Indoor UV Protection

UV RaysDoes being indoors mean you’re protected against harmful UV rays from the sun? Yes and no. Consider the following facts about UVA and UVB rays generated by the sun.

  • UVB rays are the main cause of sunburn and are strongest in the summer.
  • UVA rays contribute to premature aging and wrinkles and are constant throughout the year
  • UVA rays account for 95% of UV radiation and are 30-50 times more prevalent than UVB rays.
  • UVB rays cannot pass through glass, while up to 50% of UVA rays can pass through glass.

Does this mean that protection from the sun by using sunscreen, sunglasses and protective closing is necessary? Again, the answer is yes and no.

The amount of UVA rays that pass through windows depends upon the type of glass as well as on the type of coating on the glass. For example, car windows have been proven to let in more than 60% of UVA rays from the sun. For buildings, recent advancements in window glass have provided a glass that reduces UV transmissions to 20%. Some types of glass can even protect against up to 99% of all UV light but are not common in residential or commercial structures.

Because the type of glass varies from one building and vehicle to another, protection from UVA rays while indoors varies tremendously for one individual to the next. The American Academy of Dermatology says that the amount of time a person spends in the car and/or working near windows can significantly impact the amount of UVA rays he/she receives.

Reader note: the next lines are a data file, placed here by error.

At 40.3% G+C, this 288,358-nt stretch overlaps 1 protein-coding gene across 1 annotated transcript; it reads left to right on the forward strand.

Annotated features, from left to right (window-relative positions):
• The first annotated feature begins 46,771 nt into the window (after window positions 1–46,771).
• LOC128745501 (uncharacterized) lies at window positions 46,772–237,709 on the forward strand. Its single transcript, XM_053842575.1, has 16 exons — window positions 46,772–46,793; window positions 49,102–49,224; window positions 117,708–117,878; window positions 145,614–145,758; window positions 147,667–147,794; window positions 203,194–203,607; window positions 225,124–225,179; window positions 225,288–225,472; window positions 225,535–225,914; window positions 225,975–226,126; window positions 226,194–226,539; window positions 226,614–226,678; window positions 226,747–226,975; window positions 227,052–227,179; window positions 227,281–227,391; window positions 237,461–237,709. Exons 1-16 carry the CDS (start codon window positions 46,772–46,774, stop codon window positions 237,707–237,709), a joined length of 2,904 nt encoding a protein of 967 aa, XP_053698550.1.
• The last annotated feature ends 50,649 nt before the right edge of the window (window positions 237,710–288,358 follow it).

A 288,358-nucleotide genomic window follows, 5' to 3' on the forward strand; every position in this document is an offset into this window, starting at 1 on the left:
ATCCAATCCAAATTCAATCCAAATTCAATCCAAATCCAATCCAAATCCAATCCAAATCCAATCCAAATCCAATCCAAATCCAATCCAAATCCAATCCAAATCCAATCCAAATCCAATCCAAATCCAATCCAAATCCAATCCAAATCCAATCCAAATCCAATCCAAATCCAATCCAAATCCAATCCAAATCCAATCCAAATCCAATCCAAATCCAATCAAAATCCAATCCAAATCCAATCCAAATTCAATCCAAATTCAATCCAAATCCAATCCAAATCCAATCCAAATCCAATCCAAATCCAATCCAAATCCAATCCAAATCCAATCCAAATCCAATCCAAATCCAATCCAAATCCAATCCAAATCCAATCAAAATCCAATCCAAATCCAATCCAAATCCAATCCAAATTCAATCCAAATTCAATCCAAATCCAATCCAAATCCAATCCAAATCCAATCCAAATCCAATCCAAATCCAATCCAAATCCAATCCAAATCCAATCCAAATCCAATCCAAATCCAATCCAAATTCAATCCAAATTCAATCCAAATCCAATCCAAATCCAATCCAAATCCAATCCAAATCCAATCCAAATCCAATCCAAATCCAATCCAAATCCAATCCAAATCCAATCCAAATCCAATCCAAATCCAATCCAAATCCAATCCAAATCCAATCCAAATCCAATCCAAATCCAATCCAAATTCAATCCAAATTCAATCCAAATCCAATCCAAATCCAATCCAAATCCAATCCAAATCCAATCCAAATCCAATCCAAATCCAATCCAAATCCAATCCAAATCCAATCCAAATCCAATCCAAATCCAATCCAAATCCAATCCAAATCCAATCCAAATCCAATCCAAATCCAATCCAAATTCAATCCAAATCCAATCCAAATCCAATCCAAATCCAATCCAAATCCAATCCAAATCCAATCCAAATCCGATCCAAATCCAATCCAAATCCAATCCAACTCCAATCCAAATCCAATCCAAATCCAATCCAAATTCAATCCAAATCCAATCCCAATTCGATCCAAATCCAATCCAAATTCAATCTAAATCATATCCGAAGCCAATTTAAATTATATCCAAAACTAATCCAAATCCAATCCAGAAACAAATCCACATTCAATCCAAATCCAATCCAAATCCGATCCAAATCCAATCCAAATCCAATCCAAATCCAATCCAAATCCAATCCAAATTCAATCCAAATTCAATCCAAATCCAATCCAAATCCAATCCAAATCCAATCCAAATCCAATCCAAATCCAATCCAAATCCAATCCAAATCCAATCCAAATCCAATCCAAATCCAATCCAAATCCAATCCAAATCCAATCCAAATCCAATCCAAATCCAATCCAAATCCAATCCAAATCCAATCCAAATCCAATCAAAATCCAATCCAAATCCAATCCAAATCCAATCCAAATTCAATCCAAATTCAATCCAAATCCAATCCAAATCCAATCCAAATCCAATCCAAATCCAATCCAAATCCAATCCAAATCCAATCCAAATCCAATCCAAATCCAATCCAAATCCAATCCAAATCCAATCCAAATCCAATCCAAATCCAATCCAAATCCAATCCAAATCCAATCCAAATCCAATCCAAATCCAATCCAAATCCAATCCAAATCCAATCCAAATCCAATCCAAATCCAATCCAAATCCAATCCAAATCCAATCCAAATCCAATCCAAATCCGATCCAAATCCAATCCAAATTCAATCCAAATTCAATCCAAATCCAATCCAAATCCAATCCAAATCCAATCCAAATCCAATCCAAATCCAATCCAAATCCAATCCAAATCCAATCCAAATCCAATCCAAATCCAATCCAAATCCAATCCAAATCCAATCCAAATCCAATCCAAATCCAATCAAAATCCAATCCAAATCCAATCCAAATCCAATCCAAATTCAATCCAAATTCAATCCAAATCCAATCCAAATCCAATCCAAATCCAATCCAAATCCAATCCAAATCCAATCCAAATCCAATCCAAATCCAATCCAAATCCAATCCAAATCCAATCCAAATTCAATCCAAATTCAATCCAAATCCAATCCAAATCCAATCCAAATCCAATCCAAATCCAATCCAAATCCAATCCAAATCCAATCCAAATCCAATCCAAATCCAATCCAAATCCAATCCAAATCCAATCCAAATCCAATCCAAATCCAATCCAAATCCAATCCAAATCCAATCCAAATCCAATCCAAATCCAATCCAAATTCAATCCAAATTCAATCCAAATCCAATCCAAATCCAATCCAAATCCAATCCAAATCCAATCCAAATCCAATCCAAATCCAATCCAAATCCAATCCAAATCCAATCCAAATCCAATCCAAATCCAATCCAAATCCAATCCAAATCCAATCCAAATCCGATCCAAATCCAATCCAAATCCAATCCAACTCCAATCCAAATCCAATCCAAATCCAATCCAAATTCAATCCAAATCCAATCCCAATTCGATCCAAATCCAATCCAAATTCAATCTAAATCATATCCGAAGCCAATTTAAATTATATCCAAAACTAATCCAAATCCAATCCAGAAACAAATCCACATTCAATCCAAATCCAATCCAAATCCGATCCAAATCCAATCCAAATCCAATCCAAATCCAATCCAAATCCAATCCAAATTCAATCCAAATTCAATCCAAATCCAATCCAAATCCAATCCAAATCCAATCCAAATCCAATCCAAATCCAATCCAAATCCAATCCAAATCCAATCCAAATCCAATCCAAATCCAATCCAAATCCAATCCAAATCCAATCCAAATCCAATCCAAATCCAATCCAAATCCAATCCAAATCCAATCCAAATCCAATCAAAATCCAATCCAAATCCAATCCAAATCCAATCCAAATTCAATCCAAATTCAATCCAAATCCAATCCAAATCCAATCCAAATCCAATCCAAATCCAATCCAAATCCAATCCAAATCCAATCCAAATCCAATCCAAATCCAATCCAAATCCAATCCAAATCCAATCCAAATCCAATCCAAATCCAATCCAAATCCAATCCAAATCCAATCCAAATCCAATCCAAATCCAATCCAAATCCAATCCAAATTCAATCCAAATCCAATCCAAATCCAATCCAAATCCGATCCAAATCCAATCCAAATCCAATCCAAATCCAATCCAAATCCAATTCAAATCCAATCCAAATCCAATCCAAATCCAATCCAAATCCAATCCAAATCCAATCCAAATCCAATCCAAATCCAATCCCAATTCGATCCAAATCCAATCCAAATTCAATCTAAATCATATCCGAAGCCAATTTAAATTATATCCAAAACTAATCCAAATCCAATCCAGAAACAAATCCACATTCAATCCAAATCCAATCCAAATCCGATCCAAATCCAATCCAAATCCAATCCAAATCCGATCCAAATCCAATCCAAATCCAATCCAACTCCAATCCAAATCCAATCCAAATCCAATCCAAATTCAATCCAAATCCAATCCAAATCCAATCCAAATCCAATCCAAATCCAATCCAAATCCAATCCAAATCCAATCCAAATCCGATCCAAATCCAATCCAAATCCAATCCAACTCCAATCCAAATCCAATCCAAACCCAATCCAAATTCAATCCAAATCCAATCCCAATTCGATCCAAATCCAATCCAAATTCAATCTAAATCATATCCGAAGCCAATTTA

While most Americans spend 80% of their days behind glass, individuals most susceptible to problems caused by UVA rays that make their way through glass include anyone working near windows as well as anyone driving or riding in a car for long periods of time. The more time spent in either situation, the more important to take protective measures.

For those with increased indoor exposure to UVA rays, expert recommendations include the following:

  1. Always wear a broad-spectrum sunscreen with an SPF of 15 or higher.
  2. Consider UV eye protection. Many options exist for every unique situation such as the 3M SmartLens Safety Glasses with Photochromic Lenses for those who need safety glasses.
  3. Use window shades or blinds during times when the sun’s rays are strongest.
  4. Arrange workspace so as not to always be working close to windows.
  5. When driving or riding in a car, wear protective clothing (long-sleeve shirt & pants) and wrap-around sunglasses, like the Bobster Defender Sungalsses, that protect against UVA and UVB rays.
  6. Add tinting to car windows, but make sure the auto facility can meet the federal mandate for tinting.

Many people believe that the type of lighting can also contribute to indoor UV exposure, but research shows lighting sources are not a significant factor in indoor UV exposure. In fact, anti-aging skin care based on independent research indicates that typical exposure to UV light from commonly used types of fluorescent lamps is relatively small” and “most UV light generated by common halogen lamps is blocked.” However, those same studies to recommend considering extra protection, such as those listed above, for those spending a lot of time under fluorescent or halogen lighting. Research Information provided by The National Electrical Manufacturers Association supports the findings of this independent research.